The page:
by Maryam Namazie
This is my speech at the 5th Imagine No Religion conference in Vancouver, Canada during 5-7 June 2015.
The global rise of Islamism in particular and the religious-Right in general has turned the demand for secularism into an urgent task and necessity.
There are those in academia who theorise about a ‘post-secular’ world and insist that secularism lacks relevance, particularly for ‘non-Westerners.’ In the age of ISIS, though, you don’t have to look far to see that secularism is not only still relevant but that it’s a matter of life and death for countless people across the globe. In fact, no-one understands the need for secularism better than ‘non-westerners’ living under the boot of the religious-Right.
The post-secularists tell us that the rise of Islamism and the religious Right is linked to a religious revival. But this is not true. Of course with its rise, there are political pressures to keep up religious appearances, homogenise religious identity, and define religion as the only characteristic of entire societies, communities and people but this is very often enforced by violence.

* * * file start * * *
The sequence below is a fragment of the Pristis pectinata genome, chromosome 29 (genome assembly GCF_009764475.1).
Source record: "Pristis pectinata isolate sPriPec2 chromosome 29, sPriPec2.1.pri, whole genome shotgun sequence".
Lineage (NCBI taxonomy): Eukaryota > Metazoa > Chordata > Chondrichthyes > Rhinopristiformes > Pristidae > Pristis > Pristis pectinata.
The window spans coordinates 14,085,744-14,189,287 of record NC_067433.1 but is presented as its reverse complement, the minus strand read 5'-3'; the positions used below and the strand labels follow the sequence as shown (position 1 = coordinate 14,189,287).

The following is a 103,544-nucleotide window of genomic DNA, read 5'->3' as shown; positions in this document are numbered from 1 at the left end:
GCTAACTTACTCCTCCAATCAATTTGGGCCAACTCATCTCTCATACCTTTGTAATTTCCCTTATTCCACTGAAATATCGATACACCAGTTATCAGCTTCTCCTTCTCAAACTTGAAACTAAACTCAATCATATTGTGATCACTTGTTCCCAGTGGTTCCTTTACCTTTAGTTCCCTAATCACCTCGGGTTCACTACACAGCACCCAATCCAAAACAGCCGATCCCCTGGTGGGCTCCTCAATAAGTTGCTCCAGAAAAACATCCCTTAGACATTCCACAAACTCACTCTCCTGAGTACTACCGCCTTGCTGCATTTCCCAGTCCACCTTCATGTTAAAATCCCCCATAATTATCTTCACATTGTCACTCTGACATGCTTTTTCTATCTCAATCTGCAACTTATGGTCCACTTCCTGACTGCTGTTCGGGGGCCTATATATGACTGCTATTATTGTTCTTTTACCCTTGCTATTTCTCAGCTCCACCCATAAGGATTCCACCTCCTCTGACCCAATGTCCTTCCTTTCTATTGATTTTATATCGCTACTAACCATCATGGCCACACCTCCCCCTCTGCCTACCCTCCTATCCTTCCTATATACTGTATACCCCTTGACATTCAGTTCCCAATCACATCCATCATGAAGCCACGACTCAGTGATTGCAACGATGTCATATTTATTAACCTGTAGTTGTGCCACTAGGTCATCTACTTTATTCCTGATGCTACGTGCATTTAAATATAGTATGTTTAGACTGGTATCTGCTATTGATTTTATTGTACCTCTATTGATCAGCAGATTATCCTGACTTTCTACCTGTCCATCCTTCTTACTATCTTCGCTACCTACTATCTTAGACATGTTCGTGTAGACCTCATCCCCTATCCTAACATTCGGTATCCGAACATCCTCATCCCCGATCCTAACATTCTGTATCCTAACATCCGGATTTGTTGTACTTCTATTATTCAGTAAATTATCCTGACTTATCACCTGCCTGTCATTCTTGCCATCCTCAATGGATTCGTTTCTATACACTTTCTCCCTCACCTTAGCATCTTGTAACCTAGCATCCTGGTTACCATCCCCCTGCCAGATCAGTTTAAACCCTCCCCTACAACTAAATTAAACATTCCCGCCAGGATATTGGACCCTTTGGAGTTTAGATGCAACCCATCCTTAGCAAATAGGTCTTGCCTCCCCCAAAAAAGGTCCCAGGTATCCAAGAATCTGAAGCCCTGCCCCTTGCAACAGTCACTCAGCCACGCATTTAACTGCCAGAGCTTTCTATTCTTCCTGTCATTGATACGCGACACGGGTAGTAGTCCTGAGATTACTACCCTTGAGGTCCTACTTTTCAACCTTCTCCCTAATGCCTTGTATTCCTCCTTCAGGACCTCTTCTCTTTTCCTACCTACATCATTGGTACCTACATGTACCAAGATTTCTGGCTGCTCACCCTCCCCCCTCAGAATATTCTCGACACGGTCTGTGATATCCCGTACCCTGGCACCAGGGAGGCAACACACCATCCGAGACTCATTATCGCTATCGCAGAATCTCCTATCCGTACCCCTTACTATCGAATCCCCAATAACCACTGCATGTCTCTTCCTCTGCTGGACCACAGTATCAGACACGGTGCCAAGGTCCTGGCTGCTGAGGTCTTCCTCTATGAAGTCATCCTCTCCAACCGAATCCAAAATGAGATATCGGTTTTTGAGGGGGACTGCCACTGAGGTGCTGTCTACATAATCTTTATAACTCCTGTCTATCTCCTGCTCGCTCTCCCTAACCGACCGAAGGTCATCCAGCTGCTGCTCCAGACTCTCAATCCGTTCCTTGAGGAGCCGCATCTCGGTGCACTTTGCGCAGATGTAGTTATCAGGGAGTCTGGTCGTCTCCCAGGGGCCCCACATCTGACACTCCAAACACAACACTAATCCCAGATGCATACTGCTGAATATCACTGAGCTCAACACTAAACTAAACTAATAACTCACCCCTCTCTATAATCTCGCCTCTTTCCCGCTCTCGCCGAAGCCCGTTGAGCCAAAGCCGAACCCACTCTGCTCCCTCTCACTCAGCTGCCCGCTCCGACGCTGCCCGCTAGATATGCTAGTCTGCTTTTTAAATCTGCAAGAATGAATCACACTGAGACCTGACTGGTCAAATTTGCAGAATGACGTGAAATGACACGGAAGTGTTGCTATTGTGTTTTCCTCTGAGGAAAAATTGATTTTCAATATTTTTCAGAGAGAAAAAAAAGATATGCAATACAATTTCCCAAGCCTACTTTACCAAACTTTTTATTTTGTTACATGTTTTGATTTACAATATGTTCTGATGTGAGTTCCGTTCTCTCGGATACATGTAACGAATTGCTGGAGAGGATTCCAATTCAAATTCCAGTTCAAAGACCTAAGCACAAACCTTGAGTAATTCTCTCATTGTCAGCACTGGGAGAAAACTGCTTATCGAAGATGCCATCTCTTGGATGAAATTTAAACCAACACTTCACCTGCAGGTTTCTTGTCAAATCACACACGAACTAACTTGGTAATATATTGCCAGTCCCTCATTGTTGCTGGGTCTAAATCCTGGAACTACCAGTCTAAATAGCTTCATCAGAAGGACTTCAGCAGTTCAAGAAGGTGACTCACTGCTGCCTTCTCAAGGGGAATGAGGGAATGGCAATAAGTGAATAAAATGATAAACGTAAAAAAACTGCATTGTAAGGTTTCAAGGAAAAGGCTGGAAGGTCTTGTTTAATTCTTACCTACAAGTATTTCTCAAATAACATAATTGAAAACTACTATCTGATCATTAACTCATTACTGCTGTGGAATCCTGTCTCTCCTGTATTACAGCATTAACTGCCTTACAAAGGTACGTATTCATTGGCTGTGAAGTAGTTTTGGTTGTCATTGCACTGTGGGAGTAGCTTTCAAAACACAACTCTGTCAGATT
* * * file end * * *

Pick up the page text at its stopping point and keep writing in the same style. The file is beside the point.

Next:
‘Any classification and labelling has a purpose behind it,’ says the late Iranian Marxist Mansoor Hekmat. ‘Islam has been around in Iran for one thousand four hundred years and has obviously left its mark on certain things. But this is only one element in portraying this society – the same way that oppression, monarchy, police state, industrial backwardness, ethnicity, language, script, political history, pre-Islamic way of life, people’s physical characteristics, international relations, geography and weather, diet, size of country, population concentration, economic relations, level of urbanisation, architecture, etc. are. All of these express real characteristics of the society. Now if out of the hundreds of factors that create differences between Iran and Pakistan, France and Japan, someone insists on pointing to the presence of Islam in some aspects of life in this society and brands all of us with this label – from anti-religious individuals like Dashty, Hedayat and you and I to the great majority who do not see themselves as believers and are not concerned about Islam and the clergy – then they must have a specific agenda. Iran is not an Islamic society; the government is Islamic. Islam is an imposed phenomenon in Iran, not only today but also during the monarchy, and has remained in power by oppression and murder.’
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